Implementing this new form of metabolic intervention was challenging. I read everything I could find about therapeutic ketosis. Unfortunately, at the time, I could not find a single psychiatrist or doctor who would take my insurance and knew how to help with ketogenic therapy. I wanted nothing more than to be monitored and guided through the process by an expert.
The scientific research about treating mental disorders with metabolic strategies was so compelling, and it all made perfect, logical sense. I was confident that the ketogenic diet would be an effective treatment for my bipolar disorder. I understood the risks involved in trying it on my own without a trained medical professional. Completely fed up with the side effects of medication that were ruining my life, I decided to do it anyway. I bought a Keto Mojo ketone meter and strictly adhered to a dairy-free, vegetarian keto diet.
Now, not only have I succeeded in fighting my way back to baseline, I can honestly say that life is even better than it was prior to my illness. I feel physically fit, as well as creative and focused, but without any of the frenetic energy that comes with hypomania, or the side effects of the drugs. Metabolic therapy, including a ketogenic diet for bipolar, makes me feel, for the first time that I can remember, simultaneously deeply calm and optimally productive.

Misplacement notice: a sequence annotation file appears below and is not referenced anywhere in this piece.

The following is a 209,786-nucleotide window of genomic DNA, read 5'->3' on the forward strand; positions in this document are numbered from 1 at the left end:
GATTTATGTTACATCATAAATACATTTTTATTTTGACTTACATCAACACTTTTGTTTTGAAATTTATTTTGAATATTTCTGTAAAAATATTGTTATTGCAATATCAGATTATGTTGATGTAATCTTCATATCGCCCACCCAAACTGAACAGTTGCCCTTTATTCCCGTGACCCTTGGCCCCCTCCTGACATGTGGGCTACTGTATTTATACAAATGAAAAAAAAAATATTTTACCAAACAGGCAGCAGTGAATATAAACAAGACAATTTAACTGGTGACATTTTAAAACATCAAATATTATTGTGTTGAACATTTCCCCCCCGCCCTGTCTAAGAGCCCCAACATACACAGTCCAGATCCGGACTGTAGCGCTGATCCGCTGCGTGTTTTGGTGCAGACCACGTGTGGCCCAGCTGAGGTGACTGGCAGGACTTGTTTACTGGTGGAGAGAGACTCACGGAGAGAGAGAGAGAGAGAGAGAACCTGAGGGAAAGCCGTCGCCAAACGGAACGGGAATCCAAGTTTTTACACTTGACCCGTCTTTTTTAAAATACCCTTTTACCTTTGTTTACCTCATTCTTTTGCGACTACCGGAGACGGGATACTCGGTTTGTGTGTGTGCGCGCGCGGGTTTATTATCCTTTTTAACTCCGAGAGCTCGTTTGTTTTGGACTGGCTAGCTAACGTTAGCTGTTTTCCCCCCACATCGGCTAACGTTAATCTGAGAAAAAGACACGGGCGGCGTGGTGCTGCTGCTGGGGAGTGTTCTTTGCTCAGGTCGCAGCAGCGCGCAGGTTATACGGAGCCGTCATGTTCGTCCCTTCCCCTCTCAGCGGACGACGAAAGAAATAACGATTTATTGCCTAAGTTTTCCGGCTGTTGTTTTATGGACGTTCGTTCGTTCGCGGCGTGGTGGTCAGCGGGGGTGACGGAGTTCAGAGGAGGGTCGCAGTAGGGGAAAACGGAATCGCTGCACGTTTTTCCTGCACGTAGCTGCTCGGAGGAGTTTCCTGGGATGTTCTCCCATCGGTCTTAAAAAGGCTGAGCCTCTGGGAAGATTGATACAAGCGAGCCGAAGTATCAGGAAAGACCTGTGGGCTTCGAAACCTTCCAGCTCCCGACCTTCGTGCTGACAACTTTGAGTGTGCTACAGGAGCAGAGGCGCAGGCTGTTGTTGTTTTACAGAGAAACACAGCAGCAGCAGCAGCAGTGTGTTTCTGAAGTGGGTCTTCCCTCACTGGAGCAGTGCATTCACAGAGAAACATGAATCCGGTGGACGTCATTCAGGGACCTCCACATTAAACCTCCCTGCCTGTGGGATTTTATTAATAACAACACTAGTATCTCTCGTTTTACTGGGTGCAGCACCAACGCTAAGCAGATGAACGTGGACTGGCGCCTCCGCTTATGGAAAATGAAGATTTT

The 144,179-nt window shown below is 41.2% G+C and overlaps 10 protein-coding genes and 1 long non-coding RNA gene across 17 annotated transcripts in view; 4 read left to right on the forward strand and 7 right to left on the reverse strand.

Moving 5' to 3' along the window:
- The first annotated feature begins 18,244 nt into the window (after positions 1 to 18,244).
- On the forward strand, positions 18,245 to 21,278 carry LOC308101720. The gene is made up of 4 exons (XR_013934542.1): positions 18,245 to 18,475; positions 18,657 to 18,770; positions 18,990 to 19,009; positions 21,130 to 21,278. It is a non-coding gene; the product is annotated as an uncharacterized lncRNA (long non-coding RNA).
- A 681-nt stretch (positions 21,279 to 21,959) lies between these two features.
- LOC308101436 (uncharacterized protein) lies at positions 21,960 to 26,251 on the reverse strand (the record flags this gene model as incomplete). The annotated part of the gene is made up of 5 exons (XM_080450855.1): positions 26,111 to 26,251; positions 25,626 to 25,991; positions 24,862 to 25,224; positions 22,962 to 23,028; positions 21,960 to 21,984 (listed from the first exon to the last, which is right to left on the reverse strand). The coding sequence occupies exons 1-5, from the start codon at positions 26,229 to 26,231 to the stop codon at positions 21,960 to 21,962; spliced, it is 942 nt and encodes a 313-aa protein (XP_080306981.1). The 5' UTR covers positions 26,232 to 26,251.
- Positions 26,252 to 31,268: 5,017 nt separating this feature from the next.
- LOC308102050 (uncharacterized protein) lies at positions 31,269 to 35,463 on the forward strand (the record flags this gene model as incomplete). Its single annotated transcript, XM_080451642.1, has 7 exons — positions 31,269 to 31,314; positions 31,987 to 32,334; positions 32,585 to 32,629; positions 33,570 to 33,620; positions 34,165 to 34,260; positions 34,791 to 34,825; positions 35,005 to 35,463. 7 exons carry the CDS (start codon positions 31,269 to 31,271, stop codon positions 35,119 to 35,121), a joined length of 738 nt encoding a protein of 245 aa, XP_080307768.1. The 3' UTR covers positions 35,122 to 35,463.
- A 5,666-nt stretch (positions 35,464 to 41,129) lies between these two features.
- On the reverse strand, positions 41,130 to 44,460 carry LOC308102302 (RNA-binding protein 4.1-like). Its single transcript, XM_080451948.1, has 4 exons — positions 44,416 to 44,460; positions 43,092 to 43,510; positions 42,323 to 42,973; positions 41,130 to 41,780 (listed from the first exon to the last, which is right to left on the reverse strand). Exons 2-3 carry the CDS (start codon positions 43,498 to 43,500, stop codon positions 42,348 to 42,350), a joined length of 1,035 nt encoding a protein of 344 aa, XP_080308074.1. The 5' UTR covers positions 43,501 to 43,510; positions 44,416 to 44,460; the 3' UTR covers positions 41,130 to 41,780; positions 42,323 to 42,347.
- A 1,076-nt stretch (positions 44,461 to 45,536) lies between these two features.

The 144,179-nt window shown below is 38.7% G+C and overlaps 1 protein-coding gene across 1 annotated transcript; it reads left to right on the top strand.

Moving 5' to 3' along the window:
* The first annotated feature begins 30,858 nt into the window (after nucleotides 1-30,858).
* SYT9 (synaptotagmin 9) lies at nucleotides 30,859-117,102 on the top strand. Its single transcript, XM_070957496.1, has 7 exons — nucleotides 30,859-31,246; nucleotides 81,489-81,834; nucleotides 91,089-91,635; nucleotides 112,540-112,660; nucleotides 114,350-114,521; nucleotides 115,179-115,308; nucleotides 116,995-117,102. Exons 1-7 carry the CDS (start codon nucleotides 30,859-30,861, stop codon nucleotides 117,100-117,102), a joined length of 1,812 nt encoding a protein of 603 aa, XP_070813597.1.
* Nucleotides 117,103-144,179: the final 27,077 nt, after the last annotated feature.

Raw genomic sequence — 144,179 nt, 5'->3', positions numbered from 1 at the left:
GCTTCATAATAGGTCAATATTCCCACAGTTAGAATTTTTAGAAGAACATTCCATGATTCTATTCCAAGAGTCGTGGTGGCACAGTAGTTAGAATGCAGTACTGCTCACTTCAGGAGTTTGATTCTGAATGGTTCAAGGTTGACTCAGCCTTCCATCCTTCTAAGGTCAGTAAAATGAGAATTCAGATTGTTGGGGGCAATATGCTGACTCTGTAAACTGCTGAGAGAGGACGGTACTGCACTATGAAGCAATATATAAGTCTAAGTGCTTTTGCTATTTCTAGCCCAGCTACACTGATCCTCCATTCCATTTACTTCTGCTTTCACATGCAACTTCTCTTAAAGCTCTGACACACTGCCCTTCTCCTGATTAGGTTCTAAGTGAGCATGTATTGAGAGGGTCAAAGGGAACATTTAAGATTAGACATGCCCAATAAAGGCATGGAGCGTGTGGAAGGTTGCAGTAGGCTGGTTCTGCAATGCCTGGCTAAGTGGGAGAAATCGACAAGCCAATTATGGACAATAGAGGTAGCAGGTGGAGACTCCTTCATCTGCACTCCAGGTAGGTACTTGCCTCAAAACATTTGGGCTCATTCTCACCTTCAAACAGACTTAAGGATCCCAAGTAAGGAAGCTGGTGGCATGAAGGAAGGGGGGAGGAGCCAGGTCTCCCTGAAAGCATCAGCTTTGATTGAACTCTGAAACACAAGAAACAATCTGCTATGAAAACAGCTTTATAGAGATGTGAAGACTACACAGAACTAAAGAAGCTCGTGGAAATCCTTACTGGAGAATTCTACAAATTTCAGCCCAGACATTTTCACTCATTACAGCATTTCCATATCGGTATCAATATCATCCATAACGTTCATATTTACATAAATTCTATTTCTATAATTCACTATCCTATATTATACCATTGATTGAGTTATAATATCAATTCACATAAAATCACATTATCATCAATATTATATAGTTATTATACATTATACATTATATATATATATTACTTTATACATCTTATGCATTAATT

This treatment has required discipline, fostering a deeper appreciation of how my choices and behaviors shape my life. Having temporarily lost my mind, I cherish my conscious control over my thoughts and actions above all else. Rather than taking medication, my treatment today consists of a combination of life-enhancing routines and diet. I cultivate a positive mindset through daily breath work meditation, journaling, eliminating alcohol, prioritizing my sleep, and exercising. What seems particularly key for me are a therapeutic ketogenic diet and fasting. These promote mitophagy and mitochondrial biogenesis.
I once again feel creative, introspective, focused, and energetic. I relish the experience of deep joy, love, connection, and purpose, without the fear that I will fall into the clutches of mania. I feel like myself.
Although I was repeatedly told that bipolar is a lifelong, chronic illness, I now know this is not true. The Brain Energy theory of mental illness has liberated me from psychiatric medications. I have learned that my experiences were just symptoms of metabolic brain dysfunction, and thanks to metabolic treatment interventions, I am no longer bipolar. I am in remission and on a path to lifelong healing. It’s a beautiful place to be.
Disclaimer: “Although Hannah was able to adjust her medications and start a ketogenic diet safely on her own, not all people can. There are serious risks with both. We strongly recommend that people work with their healthcare providers to adjust medications and/or start therapeutic ketogenic diets as a treatment for mental health conditions. The Brain Energy movement is working to educate more healthcare professionals to be able to offer these treatments.”
Hannah Warren is a social entrepreneur, artist and writer. She founded and co-directs Jhoole, a nonprofit social enterprise in India, with a newly established, collaboratively run US-based branch, Inscape Collective. She works as the Marketing and Development Director for a nonprofit organization, Serenity Hospice and Home. She is a Brain Energy devotee and much of her spare time goes to researching and writing about metabolic interventions, as well as actively implementing treatments for metabolic brain dysfunction including a vegetarian, dairy-free keto diet, intermittent fasting, exercise and meditation.